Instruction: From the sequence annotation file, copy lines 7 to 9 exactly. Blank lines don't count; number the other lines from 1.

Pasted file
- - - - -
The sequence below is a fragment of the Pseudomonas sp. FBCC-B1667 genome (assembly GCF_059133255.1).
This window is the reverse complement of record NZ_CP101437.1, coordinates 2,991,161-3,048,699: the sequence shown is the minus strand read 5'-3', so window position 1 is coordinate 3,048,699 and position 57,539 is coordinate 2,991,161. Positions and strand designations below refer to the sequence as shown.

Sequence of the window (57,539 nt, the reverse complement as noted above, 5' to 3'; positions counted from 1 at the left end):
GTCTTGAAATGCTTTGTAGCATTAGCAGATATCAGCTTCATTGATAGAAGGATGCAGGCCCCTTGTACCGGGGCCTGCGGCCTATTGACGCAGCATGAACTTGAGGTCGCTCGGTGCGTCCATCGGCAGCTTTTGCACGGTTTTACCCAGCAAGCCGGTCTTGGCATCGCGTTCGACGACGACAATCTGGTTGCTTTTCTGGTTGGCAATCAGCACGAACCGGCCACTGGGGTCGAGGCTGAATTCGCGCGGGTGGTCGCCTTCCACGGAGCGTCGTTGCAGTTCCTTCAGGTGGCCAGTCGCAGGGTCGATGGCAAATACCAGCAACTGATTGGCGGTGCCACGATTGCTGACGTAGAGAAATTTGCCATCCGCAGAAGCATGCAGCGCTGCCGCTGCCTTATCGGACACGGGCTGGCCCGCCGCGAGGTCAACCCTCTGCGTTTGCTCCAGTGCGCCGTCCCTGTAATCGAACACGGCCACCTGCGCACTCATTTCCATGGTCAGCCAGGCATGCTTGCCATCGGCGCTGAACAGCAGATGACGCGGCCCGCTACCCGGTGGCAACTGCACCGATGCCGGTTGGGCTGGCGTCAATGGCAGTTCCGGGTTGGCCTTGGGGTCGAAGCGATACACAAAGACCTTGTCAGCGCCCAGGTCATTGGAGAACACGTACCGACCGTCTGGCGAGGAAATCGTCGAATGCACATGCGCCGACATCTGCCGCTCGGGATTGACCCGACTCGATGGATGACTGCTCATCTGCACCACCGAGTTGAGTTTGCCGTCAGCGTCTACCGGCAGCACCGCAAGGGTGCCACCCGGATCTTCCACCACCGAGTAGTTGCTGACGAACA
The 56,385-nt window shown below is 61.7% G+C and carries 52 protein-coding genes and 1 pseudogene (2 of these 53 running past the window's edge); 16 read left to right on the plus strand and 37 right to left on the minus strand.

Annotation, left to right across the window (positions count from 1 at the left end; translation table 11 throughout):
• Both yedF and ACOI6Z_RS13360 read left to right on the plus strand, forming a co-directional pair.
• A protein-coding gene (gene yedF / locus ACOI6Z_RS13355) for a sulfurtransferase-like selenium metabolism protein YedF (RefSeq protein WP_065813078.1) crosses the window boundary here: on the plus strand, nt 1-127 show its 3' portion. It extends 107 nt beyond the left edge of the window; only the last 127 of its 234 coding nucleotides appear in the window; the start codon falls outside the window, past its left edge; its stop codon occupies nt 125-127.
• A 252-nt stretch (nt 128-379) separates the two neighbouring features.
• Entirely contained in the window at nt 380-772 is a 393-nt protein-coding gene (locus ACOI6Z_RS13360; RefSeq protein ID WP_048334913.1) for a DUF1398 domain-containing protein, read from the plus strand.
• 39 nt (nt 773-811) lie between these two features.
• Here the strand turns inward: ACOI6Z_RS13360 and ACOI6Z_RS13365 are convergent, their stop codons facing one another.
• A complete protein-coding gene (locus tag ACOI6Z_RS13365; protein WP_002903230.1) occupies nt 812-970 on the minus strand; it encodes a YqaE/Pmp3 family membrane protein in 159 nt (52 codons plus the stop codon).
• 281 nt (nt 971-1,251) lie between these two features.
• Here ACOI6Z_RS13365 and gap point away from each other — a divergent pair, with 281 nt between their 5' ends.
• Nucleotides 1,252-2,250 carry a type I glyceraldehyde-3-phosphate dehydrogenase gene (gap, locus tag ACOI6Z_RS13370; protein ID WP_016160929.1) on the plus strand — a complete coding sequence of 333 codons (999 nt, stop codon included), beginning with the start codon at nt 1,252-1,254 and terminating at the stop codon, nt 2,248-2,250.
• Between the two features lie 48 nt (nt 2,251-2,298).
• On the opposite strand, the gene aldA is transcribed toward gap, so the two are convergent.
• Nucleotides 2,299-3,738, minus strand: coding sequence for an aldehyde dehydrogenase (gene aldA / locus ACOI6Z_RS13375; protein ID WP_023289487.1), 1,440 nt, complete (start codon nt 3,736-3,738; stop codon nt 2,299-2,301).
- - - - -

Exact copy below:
• Both yedF and ACOI6Z_RS13360 read left to right on the plus strand, forming a co-directional pair.
• A protein-coding gene (gene yedF / locus ACOI6Z_RS13355) for a sulfurtransferase-like selenium metabolism protein YedF (RefSeq protein WP_065813078.1) crosses the window boundary here: on the plus strand, nt 1-127 show its 3' portion. It extends 107 nt beyond the left edge of the window; only the last 127 of its 234 coding nucleotides appear in the window; the start codon falls outside the window, past its left edge; its stop codon occupies nt 125-127.
• A 252-nt stretch (nt 128-379) separates the two neighbouring features.